Espresso is a fairly volatile thing, and when it hits ice, it seems to go through a chemical change that we can’t fully explain (and I haven’t seen a good explanation within our industry quite yet). It does appear to have something to do with ascorbic acid, but when we make our iced americanos (espresso + water + ice), we pour the shots into room-temperature water before adding the ice. Believe it or not, it does make a difference. Pouring espresso over ice creates unpleasantly acrid flavors.

Maybe Simmermon’s just being sarcastic, but it sounds like he really enjoyed the iced Americano he eventually received. If he’d listened to the barista’s advice in the first place, he would have discovered the drink sooner. And at the very least he shouldn’t have publicly mocked the barista for upholding the store’s policy.

Anyway, there’s three things to take away from this. One, don’t be a dick on the internet. Two, trust your barista. Three, pay a visit to Murky. Despite the insults swirling around online, they’ve got a friendly, talented crew right now, and they make a damned good espresso.


5 thoughts on “Your precious coffee policy”

  1. You had a better view of it than anyone online, so your opinion is certainly worth adding to the mix (you’re like ice into an americano, not an espresso).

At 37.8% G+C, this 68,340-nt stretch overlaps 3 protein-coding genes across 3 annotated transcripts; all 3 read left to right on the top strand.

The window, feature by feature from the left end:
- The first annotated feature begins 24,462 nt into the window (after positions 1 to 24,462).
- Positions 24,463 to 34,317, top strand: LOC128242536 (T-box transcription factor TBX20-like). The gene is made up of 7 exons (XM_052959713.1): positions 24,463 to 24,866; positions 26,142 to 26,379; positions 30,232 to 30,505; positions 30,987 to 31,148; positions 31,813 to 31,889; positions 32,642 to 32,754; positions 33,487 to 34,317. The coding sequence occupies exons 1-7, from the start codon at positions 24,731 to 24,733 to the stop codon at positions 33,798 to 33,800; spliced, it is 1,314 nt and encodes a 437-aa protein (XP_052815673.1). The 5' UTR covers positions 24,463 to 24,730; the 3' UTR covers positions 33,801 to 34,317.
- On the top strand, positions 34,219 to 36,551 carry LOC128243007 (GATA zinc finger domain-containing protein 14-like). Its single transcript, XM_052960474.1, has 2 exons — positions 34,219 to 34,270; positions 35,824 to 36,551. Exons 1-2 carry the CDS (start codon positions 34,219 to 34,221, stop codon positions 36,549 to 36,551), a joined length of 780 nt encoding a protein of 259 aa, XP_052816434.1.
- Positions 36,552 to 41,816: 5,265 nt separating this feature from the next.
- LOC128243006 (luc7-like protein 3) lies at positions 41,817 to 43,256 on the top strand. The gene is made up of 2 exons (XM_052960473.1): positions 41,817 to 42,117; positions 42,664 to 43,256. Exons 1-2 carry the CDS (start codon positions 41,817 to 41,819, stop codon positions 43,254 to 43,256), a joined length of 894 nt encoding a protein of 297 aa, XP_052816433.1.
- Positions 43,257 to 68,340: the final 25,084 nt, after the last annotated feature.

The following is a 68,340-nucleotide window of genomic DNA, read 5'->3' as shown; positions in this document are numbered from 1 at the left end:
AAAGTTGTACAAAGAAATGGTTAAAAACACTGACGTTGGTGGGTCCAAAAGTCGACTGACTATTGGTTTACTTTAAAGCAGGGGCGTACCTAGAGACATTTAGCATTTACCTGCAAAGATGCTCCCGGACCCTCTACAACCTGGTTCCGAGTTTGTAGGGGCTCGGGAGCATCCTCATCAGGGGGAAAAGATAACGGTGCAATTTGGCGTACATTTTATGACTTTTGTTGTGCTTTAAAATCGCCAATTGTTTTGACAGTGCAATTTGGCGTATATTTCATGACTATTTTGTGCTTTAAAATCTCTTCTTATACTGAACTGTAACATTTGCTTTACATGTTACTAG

That being said, it’s one thing for the store not to stock an item, or to explain to customers why they might not really want what it is they’re asking for, but it’s odd to refuse to pour some ice into a cup for a customer when you’ve got the ice and you’ve got the cup.

    From my slanted hindsight, it seems like the better course of action, and the one more likely to convince the customer that what they want isn’t the best option available to them, is to politely explain that while you’re happy to provide what they’ve asked for, they might prefer the alternative drink which provides a much better taste due to the complex interaction between coffee and ice (or whatever). A polite explanation to explain the policy, versus a steadfast refusal pair with a “that’s not cool” is a lot more likely to both win over customers and provide a heightened coffee drinking experience.

    The explanation about not giving out ice to avoid the ghetto latte scam made more sense.

  2. @RumorsDaily

    That’s not why David said “That’s not cool.” I posted a follow-up a couple hours ago on:

    Jacob: nice blog post. Thanks for the props.

  3. Ah.

    Do you guys have security footage of this whole thing? I’d like to watch the whole thing now and pull out the “he said” from the “she said.”

  4. I read about this on boingboing and was going to email you to see if you heard, but obvs you were there! 🙂 The whole time I read the original story, I just knew the guy was being a douche. I could just tell even in the way he wrote it. Even if he had bad service or thought it was weird to have such a policy, the normal thing would be just to say “that’s weird, you weirdo! you just gave me a cup of ice and espresso to let me do it myself!” and let it go. To have such a reaction makes me think there was some assholery going on. Maybe it’s just cause I’ve been a barista before (nowhere fancy, but not a Starbucks) but I’ve had shitty service from many a stuck-up Portland server and never felt the need to 1) leave such a rude tip and 2) go blog about it. But that’s just me.